Which would you rather do: spend a lot of money and not get a lot for it or spend much less and gain quite bit? Obviously, not a difficult a question to answer but let’s put it in perspective. What Makes Peer Learning so Effective?
What do You Learn in Peer Learning Groups?
Let’s start with what people learn. Peer Learning Groups provide an amount of content that is easy to learn and retain because the participants practice and reflect on what they learn while doing their jobs.
Traditional training programs provide more content than managers can absorb. In fact, participants are usually told to select just one or two action items from a day’s worth of materials. Wouldn’t it be better if the training only took 90 minutes (instead of 8 hours) and provided one to two action items?
And they have 90 management topic areas in 21 different categories from which to choose. Topics cover a wide range of management challenges, such as: Coaching Employees for Success, Catching Conflict Before It Begins, Helping Employees Buy-in to Change, User-Friendly Performance Management, Making Meetings Work, Feeling Comfortable with Delegation, and Managing Your Stress Before It Manages You!
How Much Can You Learn in Peer Learning Groups?
Training and learning are wasted if managers do not retain what they have learned and they cannot apply it to their jobs. There is no waste of time or content in Peer Learning Groups because the peer learning group model involves a month of conscious practice of new skills before the second and final 90-minute session. Since learning retention requires repetition, retention of the content in Peer Learning Groups is guaranteed. In contrast, research has shown that 90% of the content in traditional classroom training programs is not retained.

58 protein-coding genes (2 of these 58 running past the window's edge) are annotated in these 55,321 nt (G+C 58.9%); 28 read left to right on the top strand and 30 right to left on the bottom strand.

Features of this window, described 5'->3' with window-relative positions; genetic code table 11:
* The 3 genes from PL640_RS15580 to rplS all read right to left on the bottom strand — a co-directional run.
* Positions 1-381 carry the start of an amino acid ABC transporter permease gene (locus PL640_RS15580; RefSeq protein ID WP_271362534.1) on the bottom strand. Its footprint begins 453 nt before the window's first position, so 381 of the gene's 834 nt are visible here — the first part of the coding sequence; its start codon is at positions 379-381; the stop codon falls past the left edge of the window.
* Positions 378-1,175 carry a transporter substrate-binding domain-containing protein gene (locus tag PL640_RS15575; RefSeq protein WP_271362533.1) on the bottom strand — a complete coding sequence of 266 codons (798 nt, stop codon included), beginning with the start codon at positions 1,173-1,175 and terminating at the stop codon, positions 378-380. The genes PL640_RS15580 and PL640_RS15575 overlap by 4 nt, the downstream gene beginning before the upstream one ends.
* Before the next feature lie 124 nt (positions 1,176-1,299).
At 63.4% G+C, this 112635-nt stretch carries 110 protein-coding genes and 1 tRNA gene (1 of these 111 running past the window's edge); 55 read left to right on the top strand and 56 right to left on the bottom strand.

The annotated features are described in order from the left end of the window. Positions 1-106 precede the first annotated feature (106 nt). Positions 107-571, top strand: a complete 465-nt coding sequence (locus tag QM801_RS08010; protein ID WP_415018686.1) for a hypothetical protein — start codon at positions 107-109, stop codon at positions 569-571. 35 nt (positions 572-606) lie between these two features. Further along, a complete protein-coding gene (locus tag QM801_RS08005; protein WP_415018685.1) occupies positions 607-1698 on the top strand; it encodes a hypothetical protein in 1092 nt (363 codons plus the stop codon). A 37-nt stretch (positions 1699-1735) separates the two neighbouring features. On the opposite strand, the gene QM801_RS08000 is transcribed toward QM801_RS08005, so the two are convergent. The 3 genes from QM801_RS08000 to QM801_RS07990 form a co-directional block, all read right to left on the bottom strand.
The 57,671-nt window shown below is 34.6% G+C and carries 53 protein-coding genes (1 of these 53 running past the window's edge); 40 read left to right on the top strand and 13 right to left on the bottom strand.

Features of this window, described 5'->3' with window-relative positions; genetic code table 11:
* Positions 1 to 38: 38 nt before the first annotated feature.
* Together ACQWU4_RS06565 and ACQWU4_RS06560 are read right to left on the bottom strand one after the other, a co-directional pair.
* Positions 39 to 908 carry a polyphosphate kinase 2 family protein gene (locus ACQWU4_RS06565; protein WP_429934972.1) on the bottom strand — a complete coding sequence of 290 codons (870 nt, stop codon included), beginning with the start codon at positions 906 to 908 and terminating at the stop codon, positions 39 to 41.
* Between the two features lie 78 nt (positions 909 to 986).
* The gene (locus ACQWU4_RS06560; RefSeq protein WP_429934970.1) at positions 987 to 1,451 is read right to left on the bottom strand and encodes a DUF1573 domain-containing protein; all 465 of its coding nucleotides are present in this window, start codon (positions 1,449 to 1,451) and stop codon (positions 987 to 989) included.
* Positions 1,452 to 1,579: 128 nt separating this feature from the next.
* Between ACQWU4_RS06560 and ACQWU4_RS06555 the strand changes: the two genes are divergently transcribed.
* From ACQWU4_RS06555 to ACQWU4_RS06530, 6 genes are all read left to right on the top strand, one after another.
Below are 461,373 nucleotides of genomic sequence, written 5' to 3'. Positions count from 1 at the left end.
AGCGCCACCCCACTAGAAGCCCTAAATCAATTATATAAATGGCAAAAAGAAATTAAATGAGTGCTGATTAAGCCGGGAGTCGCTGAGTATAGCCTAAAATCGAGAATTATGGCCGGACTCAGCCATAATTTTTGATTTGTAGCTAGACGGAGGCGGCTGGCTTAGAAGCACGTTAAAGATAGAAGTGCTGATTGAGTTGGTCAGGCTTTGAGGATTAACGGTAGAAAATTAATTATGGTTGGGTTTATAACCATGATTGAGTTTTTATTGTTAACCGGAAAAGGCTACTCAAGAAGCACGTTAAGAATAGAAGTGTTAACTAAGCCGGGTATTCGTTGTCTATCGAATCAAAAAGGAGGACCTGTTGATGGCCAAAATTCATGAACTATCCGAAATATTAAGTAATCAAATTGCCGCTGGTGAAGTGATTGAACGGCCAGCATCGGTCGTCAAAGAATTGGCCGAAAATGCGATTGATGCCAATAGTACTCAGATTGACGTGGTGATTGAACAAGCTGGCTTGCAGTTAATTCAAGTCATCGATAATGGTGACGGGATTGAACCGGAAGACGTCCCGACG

What About the Cost?
For the price of one day of traditional classroom training program, companies can train all of their managers in 10 different peer learning group topics. As opposed to the one-shot deal that one day of traditional classroom training provides, peer learning group topics can be repeated as new managers are hired.
In addition, Peer Learning Groups take place in the workplace, in your organization, where your managers meet face-to-face without accruing traveling costs and lost time being absent from work for an extended period of time.
And one more benefit: L&D professionals do not need to spend time and effort on researching off-site training options and scheduling the training programs for their managers. With little effort, they can organize the Peer Learning Groups which, once started, can continue meeting and learning as much and as often they need and want to.
Numbers speak for themselves and so do the results. If you want to make your management development relevant and useful for your organization, and you do not want to spend a fortune on expensive but ineffective programs, introduce Peer Learning Groups into the menu of your L&D options.
For more information, please contact us at http://www. peerlearninginstitute.com
Deborah Laurel Co-Founder and Chief Learning Officer The Peer Learning Institute